A Note on Bya-bral Sangs-rgyas-rdo-rje’s (1913–2015) Vegetarianism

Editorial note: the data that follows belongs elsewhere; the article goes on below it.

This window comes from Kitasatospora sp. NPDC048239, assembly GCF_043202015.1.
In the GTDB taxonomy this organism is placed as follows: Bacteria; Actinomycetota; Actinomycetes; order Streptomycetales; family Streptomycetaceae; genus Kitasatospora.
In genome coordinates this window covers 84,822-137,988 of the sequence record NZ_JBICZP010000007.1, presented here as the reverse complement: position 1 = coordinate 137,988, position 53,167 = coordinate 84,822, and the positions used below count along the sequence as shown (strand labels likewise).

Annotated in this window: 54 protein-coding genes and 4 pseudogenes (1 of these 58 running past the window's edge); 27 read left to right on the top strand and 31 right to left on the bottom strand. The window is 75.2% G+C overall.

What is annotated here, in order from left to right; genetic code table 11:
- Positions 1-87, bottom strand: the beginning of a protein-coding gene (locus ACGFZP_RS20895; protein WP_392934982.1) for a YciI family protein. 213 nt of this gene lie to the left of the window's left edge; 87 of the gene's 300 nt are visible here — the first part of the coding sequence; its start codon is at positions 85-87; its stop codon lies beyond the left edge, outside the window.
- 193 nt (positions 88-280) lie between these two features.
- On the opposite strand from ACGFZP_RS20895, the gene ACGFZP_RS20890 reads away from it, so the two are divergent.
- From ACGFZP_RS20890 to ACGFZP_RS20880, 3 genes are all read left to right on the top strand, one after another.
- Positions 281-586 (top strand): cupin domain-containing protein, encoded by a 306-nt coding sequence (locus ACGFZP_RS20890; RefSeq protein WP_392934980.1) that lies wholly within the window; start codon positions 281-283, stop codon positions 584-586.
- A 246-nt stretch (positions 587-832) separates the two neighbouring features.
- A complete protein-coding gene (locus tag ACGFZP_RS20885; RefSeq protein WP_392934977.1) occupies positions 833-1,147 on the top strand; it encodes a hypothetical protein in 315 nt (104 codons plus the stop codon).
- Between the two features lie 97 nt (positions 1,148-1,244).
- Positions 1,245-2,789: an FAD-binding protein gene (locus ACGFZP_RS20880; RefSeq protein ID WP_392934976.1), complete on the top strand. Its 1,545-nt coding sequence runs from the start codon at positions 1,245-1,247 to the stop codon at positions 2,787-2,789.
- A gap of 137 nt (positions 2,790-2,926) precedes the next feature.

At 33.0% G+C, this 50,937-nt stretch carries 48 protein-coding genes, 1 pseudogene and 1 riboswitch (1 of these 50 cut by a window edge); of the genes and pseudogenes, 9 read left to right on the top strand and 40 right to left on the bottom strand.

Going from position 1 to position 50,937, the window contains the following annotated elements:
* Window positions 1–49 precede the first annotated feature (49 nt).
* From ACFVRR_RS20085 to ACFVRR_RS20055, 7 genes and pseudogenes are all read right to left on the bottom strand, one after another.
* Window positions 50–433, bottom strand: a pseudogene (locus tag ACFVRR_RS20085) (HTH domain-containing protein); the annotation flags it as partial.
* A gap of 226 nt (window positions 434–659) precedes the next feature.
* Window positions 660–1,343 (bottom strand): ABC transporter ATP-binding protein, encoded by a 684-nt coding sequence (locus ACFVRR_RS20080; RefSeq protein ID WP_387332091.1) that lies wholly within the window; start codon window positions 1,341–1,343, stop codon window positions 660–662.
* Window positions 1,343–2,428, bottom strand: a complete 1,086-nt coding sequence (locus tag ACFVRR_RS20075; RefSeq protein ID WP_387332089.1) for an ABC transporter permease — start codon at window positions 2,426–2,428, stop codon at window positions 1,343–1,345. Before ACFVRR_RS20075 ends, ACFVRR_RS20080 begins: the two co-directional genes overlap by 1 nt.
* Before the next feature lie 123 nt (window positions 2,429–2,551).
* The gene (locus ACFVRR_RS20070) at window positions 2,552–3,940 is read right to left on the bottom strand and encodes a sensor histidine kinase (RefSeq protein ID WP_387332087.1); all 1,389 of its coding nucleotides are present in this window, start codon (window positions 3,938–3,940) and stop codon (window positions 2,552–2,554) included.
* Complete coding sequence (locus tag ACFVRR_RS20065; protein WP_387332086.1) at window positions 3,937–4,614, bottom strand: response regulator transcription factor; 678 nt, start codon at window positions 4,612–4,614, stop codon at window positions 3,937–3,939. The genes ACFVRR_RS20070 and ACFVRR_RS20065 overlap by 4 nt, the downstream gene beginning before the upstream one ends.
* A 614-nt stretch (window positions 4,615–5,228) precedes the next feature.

I have neither studied the life and works of Bya-bral Sangs-rgyas-rdo-rje (1913–2015), a leading Tibetan Buddhist master of the rNying-ma (“Ancient”) Order, nor am I an expert on the subject of vegetarianism. Nonetheless, I wish to make a note on Bya-bral Rin-po-che’s endorsement of vegetarianism. One of his legacies is certainly his active propagation of vegetarianism and his engagement in the freeing animals. Modern scholars have begun  to take interest in the phenomenon of vegetarianism in societies of the past and present impregnated with Tibetan Buddhism. I recently came to know sNying-byams-rgyal (I hope my orthography is correct) in Cracow, a young bright scholar from A-mdo, who is studying the phenomenon of vegetarianism in present Tibetan society (especially in East Tibet). I was told that a scholar in Japan (i.e. a student of Professor Chizuko Yoshimitsu from Tsukuba University and whose name I have not registered) has also been studying the effects of vegetarianism in the traditionally meat-eating nomadic society, and especially impacts of practicing vegetarianism on pregnant nomadic women. There seem to be also other unanticipated problems that practice of vegetarianism brings along for the Tibetan society. Let us, however, wait for the findings of sNying-byams-rgyal. A few points that he shared with us during the recent conference in Cracow struck me. According to him, vegetarianism in Tibet has also become an instrument of polemical or sectarian divide. The popular cliché is that the rNying-ma masters propagate vegetarianism whereas the dGe-lugs masters propagate meat-eating. Like  any other cliché, there are some elements of truth in it but, as a cliché usually is, it is also dangerously over-simplifying and caricatural. We cannot, however, deny that Tibetan masters in Tibet who propagate vegetarianism are rNying-ma masters (e.g. mKhan-po Tshul-khrims-blo-gros from gSer-rta). But many master from other schools, too, propagate vegetarianism. I personally happen to know, for example, Jo-nang master ’Jam-dbyangs-blo-gros Rin-po-che from ’Dzam-thang), who also practices vegetarianism. Outside Tibet,  Bya-bral Rin-po-che has been the main proponent of vegetarianism among the rNying-ma masters. Although a bundle of different motives and arguments are possible, his main argument seems to be an ethical one, that is, meat-eating is not in tune with the fundamental Buddhist ethical-spiritual precept of non-injury and of refraining from taking life. The ethical argument is perhaps the primary argument for all proponents of  vegetarianism within and without Tibet. In addition, vegetarianism within and without Tibet seems to have been compelled by societal circumstances. That is, it sounds simply inappropriate for a Tibetan Buddhist master who has a great number of Chinese disciples hailing from a Chinese Buddhist society with a strong  tendency for vegetarianism. Similarly, in Dharamsala, for example, one would not usually get beef dumplings. Not selling or consuming beef in such a societal context is a mark of certain consideration for the social environment. It seems simply inappropriate to eat beef in a largely Hindu society, where cows are regarded sacred. If one were to live in a Jewish or Islamic society, it would be similarly appropriate to relinquish pork. Such a Buddhist compliance to society is expressed by the Buddhist dictum: “The code of discipline should conform the place” (’dul ba yul dang bstun). Śāntideva, too, has advised (Bodhicaryāvatāra 5.93cd): “All those that would cause disproval of the world should be abandoned after having seen and asked” (’jig rten ma dad gyur pa kun || mthong dang dris te spang bar bya ||). So Buddhist monasteries in South Asia now seem to serve only vegetarian food. This does not, however, mean that all Buddhist monks living in monasteries are vegetarian. When one hears of Tibetan Buddhist masters such as Bya-bral Rin-po-che propagating vegetarianism, one might suspect these masters to be somewhat like the so-called “peace activists” who, with full of hate, resort to violence. In other words, one may suspect them to be vegetarian dictators or despots, who threaten or employ psychological terror: “If you eat meat, you are not my disciple.” Or worse still: “If you eat meat, you are not a Buddhist.” Such rigidity or radicality would seem to be contrarious to what one would believe is the very attitude and approach of the historical Buddha. I heard my German professor often say that the historical Buddha is often attributed of stating: “One should refrain killing even an ant.” But, according to him, he never prescribed to what extent one should refrain from killing. A total refrainment from killing a sentient being is practically impossible, that is, if one continues to exist. But just imagine the Buddha telling me: “If you kill a microorganism (e.g. bacteria), you are not my follower (or a Buddhist).” This would mean that to be a Buddhist, I should cease to exist! Ānanda, having obtained clairvoyance one day, is said to have stopped drinking water, because he could see that his drinking water was full of microorganisms. But the Buddha just told him: “Drink!” So to what extent should one refrain from harming other sentient beings? The Bodhisattvabhūmi would have told us: yathāśakti yathābalam. Indeed, the answer really seems to be “as much as one can” or “to the best of one’s capacity.” But how much is “as much as one can”? That has to be decided by oneself. One alone is a witness to whether one has done one’s best. Returning to Bya-bral Rin-po-che, I was curious to know how apodictic or radical is his propagation of vegetarianism. So I tried to listen to some videos containing his statements on vegetarianism. It became clear to me that he recommends (but does not demand or dictate) a vegetarian diet primarily on ethical grounds. More importantly, however, he clearly states that one should refrain from meat-eating “if one can.” If one cannot at all give up meat-eating (i.e. for whatever reason), he suggests to refrain from meat-eating at least on the four auspicious days (dus bzang) in the Buddhist calendar, such as on the Buddha’s birthday. In short, he is not at all apodictic or radical about his propagation of vegetarianism. One should refrain from meat-eating as much as one can. If the Buddha were to live today, he would have said the same thing. In this and many other regards, I would say that Buddhavajra (Sangs-rgyas-rdo-rje) is very much like the Buddha (Sangs-rgyas).